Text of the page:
Lastly, observing the environment can be an excellent way to help you develop your own interpretive abilities. Instead of just practicing being an interpreter, consider also practicing being an auditor.  Review labels on food products for interpretive content, critique advertisements on TV or from the radio, listen close to pod casts and watch documentaries.  Try to seek out and audit interpretive messages that are all around you. You might be able to pick up some great techniques and see wonderful examples of interpretation, or you may start recognizing popular interpretainment.

Practice makes perfect, so start practicing in your daily routines.  Consider incorporating interpretation in how you speak and write, be aware of other interpretive products out there, and challenge yourself to practice interpretation.

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Interpretation: An Unexpected Journey with a Purpose

Interpretation: An Unexpected Journey with a Purpose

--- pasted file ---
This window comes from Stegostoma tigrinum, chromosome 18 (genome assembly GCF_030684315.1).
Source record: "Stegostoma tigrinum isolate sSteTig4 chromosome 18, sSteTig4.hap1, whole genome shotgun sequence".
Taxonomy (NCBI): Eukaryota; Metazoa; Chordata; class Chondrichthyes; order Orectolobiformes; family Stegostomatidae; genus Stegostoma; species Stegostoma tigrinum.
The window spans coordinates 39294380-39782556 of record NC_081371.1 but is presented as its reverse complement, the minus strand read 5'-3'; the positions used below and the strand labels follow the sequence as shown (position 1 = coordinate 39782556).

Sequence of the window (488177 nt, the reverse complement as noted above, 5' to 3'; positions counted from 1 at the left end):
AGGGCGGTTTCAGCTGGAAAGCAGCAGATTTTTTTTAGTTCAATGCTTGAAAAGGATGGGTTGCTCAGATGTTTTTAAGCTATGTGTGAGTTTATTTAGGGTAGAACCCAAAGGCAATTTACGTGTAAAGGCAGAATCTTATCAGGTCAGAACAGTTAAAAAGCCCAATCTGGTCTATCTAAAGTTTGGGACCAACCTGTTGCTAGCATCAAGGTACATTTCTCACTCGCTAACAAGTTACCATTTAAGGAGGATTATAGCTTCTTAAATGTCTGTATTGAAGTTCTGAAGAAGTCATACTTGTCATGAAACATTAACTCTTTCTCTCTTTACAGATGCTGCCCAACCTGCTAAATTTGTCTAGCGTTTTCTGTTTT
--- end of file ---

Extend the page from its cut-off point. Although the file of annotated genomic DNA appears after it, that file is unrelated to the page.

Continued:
There are some moments in our life that someone ask us start an unexpected journey.

That Journey can be a new job, the development of a new program, or a simple situation that will be changing our daily routine.

Today I’ll present just a quote from the Movie: The Hobbit, An Unexpected Journey

Just be ready for the magic and pertinence of this quote:


Gandalf: Saruman believes it is only great power that can hold evil in check, but that is not what I have found.  I found it is the small everyday deeds of ordinary folk that keep the darkness at bay… small acts of kindness and love.

-from the Movie, The Hobbit: An Unexpected JourneyTHE HOBBIT: AN UNEXPECTED JOURNEY


Now a simple thought:

Every Interpreter can put small’s acts of kindness, love and inspiration in every of its program, so those ordinary folks are the responsible of keeping the darkness at bay and encourage the conservation of our resources.


Next your own thought: